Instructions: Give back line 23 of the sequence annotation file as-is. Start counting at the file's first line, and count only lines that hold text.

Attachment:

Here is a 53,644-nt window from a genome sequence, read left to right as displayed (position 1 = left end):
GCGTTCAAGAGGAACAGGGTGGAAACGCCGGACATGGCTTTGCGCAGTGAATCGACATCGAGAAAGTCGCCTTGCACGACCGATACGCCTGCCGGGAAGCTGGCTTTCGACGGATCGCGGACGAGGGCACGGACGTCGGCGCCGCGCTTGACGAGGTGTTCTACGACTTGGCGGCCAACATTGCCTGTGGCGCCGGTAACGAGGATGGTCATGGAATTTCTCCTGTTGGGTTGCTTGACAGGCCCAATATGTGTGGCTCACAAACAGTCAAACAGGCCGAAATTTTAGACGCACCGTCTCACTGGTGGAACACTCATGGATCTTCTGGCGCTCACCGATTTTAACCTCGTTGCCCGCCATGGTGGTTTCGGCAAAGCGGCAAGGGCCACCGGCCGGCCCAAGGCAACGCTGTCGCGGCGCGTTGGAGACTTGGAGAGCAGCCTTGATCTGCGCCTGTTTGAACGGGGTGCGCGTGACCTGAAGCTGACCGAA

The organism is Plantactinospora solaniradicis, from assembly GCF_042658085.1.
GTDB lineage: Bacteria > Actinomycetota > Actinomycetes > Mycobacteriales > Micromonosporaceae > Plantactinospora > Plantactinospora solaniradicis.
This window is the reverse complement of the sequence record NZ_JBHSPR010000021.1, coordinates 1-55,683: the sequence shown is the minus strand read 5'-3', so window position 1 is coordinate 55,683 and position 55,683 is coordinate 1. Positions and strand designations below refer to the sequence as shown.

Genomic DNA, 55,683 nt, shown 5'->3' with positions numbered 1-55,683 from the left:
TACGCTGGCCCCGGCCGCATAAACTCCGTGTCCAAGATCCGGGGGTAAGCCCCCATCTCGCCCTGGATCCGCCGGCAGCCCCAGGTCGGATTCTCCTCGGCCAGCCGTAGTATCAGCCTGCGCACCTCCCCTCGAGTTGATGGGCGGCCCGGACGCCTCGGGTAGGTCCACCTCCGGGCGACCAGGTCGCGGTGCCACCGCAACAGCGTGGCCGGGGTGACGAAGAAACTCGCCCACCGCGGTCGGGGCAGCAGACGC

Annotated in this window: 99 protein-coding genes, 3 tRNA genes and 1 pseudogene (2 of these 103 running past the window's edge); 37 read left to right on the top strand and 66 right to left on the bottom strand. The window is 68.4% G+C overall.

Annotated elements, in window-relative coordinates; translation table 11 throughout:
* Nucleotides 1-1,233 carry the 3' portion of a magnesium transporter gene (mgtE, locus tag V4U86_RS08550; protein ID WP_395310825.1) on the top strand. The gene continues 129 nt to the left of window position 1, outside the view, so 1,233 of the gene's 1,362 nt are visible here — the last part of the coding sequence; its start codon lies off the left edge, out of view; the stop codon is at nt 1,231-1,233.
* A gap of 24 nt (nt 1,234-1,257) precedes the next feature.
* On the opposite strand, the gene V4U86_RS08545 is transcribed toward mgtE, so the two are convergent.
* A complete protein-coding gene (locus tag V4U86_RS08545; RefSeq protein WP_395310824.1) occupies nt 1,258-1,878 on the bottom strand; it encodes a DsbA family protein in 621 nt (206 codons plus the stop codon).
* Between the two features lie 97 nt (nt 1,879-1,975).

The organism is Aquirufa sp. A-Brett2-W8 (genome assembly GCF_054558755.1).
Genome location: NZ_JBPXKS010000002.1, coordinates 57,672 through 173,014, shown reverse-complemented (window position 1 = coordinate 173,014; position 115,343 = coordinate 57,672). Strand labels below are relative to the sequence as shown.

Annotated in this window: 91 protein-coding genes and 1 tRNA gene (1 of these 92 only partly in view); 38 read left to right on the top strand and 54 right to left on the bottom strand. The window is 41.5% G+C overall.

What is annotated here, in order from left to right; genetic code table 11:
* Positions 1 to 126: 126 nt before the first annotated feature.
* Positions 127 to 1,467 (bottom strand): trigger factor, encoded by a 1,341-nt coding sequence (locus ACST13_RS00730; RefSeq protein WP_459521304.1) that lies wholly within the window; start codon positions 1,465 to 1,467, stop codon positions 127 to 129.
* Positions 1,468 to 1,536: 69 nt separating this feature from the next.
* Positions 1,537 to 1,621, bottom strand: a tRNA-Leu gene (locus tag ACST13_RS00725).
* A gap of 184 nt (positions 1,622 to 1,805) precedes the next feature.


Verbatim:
* A gap of 184 nt (positions 1,622 to 1,805) precedes the next feature.